Science News

Opinion: Treasure and Turmoil in the Deep Sea

Opinion: Treasure and Turmoil in the Deep Sea
Photo Credit: Mark Pernice

According to a recent opinion published by the New York Times, the growing push to mine the seabed threatens the vast and rich ecosystem between the surface and the seafloor.


The piece, penned by Steven H.D. Haddock of the Monterey Bay Aquarium Research Institute and C. Anela Choy of Scripps Institution of Oceanography, affirms that “the deep sea is not a barren, lifeless wasteland, as once thought” and that the real challenge of mining the deep isn’t “finding the X on the treasure map, but bringing the materials to the surface in a way that inflicts minimal damage to the ocean environment.”

The authors, both deep-sea biologists, cite that most environmental impact studies on deep-sea mining to date have focused on the seafloor, where the “aftermath is visible for decades”, but go on to suggest that impacts are likely throughout the water column (from about 600 feet below the surface to seafloor, where extraction takes place).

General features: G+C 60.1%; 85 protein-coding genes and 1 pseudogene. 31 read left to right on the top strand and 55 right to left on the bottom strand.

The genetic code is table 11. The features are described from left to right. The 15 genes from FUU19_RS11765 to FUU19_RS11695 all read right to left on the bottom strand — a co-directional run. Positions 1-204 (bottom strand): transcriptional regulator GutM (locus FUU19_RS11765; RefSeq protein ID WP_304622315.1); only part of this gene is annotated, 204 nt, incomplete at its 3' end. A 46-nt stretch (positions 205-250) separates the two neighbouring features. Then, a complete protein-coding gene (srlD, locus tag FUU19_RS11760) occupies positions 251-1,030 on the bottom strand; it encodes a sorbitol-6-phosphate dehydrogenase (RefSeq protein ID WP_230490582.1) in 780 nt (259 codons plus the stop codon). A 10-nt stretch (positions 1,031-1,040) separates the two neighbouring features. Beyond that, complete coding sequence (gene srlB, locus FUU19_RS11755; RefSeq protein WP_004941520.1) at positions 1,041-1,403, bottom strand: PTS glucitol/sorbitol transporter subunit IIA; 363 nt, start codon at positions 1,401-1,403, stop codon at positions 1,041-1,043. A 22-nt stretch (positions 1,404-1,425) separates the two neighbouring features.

In short, the sea is more than just the seafloor, but rather everything above it. Decades of deep-sea science have taught us that organisms in the deep water have adaptations that make them especially susceptible to these mining impacts. Many of them feed on small particles that flake down from the surface, as if in a giant snow globe. These filter-feeders are not limited to worms and snails, but also include the vampire squid and 30-foot-long gelatinous chains called salps. This process of consuming particles contributes to the flow of carbon from the atmosphere to deep sediments in the ocean, helping regulate the earth’s climate.

The article goes on to suggest that, based on predicted discharge rates, a single mining ship will release between two million and 3.5 million cubic feet of effluent every day and that most deep-sea mining plans predict plume discharges to be located around 3,300 feet down, even when mining operations are taking place on a seabed more than 16,000 feet deep. This, they believe, is not deep enough “to avoid potentially disastrous effects on deep-ocean ecosystems and food webs.”

The authors conclude that companies involved in deep-sea mining must “shoulder the additional expense of depositing their effluent as close to the original seafloor disturbance as possible” to ensure that the harmful effects of both the sinking and drifting plumes on water-column life are minimalized.

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